In that spirit, Fordham heartily welcomes efforts such as Notre Dame’s announcement that it will cease the use of coal in five years and will cut its carbon footprint by more than half by 2030.
Fordham’s campuses have been coal free for approximately 100 years, and in 2007, the University responded to a challenge by New York City Mayor Michael Bloomberg to reduce greenhouse gas emissions 30 percent by 2017.
Marco Valera, vice president of facilities, said he’s optimistic that the University will meet this goal through changes both small, like replacing every light bulb on campus with LEDs by 2017, and large.
At the Rose Hill campus, for instance, the University replaced oil-powered boiler plants with natural-gas-fired ones 10 years ago. Fordham’s Lincoln Center campus, like thousands of other buildings throughout Manhattan, is powered by steam.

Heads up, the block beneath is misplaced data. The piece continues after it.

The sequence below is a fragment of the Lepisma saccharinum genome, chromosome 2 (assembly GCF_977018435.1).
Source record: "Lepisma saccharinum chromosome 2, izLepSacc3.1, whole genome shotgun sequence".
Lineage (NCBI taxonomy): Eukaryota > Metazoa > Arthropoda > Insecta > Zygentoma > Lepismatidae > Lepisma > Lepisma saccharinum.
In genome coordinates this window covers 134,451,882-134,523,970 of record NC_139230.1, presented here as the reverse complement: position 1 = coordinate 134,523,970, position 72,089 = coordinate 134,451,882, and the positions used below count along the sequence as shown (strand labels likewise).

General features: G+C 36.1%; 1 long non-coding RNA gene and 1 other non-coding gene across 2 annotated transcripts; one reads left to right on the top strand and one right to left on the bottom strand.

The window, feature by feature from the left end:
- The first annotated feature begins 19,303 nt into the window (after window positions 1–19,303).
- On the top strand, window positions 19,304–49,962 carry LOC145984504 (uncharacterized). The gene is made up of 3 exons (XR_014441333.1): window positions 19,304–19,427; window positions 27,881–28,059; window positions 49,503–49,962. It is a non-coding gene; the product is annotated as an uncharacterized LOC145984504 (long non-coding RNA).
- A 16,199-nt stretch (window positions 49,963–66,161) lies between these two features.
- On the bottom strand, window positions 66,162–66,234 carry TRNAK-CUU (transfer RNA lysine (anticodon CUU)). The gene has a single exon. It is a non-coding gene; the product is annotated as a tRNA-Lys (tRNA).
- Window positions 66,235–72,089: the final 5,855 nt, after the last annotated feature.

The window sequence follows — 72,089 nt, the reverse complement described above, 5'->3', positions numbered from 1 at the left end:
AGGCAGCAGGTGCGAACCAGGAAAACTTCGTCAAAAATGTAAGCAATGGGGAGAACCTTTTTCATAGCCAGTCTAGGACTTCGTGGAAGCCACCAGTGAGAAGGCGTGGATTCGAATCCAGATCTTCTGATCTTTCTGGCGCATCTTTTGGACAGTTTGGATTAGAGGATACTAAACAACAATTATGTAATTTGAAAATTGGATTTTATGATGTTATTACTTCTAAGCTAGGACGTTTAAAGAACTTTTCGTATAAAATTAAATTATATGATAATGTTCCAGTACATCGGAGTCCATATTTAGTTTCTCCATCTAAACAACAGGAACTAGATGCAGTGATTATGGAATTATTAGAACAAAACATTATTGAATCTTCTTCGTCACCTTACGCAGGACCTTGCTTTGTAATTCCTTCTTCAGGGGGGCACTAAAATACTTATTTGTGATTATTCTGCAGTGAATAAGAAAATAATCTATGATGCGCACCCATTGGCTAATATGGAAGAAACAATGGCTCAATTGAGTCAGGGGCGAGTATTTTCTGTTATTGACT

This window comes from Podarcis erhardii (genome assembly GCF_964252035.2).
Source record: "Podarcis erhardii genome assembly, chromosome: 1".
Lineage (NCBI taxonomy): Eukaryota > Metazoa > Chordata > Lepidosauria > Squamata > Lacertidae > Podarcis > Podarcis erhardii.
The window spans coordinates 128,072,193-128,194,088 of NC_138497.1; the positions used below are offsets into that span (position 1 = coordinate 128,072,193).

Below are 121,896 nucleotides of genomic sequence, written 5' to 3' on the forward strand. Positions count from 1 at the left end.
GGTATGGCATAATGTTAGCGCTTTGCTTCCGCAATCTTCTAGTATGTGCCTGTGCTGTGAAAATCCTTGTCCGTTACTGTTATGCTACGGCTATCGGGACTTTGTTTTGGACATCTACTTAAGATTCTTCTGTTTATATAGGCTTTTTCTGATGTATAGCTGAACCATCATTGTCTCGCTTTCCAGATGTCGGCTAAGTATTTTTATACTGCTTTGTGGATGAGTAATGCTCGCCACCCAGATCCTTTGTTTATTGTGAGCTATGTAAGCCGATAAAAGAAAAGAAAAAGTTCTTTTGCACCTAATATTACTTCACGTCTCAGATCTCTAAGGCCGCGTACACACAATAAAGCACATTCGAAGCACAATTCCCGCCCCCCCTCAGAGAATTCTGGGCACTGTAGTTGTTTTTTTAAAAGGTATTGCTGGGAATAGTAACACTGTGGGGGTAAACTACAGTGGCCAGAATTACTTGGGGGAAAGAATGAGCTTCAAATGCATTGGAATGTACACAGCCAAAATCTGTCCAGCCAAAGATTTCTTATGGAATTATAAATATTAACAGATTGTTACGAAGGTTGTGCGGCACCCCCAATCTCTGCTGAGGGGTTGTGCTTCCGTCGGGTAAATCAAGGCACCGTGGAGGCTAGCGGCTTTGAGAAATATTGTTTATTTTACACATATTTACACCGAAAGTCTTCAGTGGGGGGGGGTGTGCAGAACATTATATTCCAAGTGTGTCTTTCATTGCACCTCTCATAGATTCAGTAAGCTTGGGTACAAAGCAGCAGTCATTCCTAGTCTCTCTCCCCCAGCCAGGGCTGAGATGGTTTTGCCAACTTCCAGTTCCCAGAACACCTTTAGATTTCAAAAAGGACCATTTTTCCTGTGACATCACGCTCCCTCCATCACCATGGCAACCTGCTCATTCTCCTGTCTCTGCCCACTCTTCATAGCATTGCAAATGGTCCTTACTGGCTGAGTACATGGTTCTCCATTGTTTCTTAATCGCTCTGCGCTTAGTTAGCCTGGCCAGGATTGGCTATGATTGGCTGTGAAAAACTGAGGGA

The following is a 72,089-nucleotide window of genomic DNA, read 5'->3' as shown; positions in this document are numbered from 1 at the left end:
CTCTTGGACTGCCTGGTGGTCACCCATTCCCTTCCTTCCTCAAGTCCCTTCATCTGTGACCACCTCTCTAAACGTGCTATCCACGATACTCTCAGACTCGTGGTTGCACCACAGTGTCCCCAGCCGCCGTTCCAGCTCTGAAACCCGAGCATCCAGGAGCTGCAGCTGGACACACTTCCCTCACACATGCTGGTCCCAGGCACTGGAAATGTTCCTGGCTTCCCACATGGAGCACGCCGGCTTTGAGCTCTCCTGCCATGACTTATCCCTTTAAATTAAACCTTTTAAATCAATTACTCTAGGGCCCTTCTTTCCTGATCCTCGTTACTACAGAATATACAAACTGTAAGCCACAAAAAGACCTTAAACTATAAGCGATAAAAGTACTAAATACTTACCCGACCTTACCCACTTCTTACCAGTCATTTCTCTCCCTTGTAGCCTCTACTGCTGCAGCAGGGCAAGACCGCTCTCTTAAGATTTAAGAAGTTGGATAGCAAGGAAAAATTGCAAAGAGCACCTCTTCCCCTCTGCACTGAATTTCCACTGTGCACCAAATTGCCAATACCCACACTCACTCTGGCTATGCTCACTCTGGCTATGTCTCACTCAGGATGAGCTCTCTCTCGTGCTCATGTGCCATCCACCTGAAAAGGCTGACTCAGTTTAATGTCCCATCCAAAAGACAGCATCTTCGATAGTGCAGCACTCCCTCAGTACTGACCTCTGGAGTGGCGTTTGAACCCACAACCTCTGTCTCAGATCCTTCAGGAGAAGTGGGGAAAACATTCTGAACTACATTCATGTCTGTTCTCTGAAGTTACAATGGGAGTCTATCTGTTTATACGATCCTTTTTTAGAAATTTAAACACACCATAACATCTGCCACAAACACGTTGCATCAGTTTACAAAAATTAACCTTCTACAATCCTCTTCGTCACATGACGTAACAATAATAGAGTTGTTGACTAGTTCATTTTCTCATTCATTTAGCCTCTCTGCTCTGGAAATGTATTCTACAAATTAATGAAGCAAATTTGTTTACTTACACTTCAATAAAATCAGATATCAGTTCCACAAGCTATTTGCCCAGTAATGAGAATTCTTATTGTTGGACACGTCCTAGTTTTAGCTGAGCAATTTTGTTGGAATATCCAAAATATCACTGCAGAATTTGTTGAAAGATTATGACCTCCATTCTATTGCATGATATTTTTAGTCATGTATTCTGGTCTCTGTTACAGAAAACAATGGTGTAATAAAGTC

The University installed a 25-kilowatt solar array on the roof of Walsh Library in 2010, and Valera said he’s looking at options to add 1.2 megawatts of solar power (about 20 percent of the University’s total electric base load) to the University’s utility purchasing portfolio.
“It’s just good practice. If we can improve our environmental conditions, and at the same time save money, that’s a win-win. Those are resources that in be put into other places, like scholarships,” he said.